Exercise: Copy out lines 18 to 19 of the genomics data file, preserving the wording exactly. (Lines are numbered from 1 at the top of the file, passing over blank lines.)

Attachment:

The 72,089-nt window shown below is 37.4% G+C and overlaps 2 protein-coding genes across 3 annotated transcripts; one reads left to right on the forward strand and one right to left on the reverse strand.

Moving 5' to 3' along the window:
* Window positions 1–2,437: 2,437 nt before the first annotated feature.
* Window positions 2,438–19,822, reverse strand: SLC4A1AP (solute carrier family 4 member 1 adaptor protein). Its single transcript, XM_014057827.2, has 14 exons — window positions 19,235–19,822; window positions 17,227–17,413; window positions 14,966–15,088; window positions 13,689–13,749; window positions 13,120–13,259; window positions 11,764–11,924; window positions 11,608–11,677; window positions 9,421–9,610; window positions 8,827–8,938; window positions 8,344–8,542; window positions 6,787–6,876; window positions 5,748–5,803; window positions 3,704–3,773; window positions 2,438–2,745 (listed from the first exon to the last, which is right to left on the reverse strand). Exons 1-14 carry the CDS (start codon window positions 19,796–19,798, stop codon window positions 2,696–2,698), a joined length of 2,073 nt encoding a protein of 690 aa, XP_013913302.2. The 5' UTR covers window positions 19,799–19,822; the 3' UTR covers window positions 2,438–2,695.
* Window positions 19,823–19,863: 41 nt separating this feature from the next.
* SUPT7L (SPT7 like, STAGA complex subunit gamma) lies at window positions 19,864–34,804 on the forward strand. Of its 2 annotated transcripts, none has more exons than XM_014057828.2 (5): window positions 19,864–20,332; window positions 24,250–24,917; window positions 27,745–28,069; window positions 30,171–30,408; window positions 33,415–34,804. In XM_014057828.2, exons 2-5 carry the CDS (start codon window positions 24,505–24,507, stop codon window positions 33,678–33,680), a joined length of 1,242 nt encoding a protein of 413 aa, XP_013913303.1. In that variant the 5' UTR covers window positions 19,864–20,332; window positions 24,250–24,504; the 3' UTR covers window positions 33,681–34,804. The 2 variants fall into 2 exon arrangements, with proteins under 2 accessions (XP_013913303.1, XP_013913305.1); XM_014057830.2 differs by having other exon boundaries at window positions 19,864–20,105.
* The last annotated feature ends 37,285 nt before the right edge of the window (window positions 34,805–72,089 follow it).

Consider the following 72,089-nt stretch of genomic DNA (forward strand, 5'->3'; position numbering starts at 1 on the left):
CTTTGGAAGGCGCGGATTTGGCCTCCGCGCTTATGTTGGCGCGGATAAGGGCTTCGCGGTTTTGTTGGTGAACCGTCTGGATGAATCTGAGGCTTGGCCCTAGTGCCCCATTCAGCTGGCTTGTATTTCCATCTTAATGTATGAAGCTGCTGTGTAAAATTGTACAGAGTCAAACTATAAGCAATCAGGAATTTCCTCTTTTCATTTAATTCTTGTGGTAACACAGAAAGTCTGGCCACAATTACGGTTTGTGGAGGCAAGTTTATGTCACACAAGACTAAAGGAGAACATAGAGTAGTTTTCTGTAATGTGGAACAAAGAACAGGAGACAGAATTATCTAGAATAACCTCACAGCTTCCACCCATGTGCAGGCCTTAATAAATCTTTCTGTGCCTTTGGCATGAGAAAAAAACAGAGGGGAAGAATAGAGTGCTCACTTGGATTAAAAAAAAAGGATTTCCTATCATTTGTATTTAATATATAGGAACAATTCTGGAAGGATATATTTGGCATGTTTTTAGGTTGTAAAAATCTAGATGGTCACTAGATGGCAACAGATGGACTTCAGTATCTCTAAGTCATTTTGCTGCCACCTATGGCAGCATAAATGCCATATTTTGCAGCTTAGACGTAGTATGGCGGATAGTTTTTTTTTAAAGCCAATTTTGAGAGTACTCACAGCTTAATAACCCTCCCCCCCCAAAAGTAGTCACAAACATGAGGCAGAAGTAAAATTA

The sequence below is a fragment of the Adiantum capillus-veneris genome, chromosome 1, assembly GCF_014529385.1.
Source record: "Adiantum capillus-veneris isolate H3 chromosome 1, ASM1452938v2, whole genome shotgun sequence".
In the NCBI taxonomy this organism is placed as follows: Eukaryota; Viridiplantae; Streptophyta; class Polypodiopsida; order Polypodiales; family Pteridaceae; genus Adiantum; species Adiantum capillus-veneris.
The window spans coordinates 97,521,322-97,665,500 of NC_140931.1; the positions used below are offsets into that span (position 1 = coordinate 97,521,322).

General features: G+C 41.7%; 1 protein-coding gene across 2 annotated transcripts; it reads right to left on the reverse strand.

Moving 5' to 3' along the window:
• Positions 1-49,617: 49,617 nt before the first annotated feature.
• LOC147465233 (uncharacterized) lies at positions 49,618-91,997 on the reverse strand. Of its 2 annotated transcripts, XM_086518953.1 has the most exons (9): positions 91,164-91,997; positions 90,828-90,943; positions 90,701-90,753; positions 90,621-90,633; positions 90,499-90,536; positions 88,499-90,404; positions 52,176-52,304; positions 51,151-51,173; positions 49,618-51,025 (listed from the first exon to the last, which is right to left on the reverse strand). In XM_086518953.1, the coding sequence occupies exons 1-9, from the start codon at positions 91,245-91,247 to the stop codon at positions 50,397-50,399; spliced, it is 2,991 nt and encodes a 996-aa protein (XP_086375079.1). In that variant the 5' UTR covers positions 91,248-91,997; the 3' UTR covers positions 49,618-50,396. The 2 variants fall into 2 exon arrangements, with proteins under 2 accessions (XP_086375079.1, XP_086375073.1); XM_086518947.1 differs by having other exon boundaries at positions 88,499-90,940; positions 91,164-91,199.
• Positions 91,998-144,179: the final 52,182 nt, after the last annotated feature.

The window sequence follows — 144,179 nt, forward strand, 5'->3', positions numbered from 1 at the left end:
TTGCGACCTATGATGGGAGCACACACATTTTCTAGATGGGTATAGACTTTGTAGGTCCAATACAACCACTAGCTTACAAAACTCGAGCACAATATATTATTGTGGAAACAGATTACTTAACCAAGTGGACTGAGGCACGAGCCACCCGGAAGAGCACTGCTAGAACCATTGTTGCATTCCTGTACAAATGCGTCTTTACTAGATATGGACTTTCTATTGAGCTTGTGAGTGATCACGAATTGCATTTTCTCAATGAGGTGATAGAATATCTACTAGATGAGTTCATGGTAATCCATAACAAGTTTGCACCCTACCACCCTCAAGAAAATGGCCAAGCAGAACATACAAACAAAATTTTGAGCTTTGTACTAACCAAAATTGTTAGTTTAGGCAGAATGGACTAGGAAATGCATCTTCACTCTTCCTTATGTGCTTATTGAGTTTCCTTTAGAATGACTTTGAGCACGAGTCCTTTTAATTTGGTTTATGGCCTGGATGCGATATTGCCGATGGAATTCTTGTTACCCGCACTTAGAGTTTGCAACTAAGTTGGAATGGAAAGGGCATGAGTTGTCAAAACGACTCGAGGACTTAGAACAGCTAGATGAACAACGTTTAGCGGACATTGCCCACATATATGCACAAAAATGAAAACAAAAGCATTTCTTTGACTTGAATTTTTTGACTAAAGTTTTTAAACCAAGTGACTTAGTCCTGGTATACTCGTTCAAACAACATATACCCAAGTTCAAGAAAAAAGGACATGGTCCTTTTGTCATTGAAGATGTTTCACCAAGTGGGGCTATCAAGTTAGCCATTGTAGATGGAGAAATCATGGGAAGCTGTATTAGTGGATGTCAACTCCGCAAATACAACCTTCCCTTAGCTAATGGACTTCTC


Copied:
• Positions 91,998-144,179: the final 52,182 nt, after the last annotated feature.

The window sequence follows — 144,179 nt, forward strand, 5'->3', positions numbered from 1 at the left end: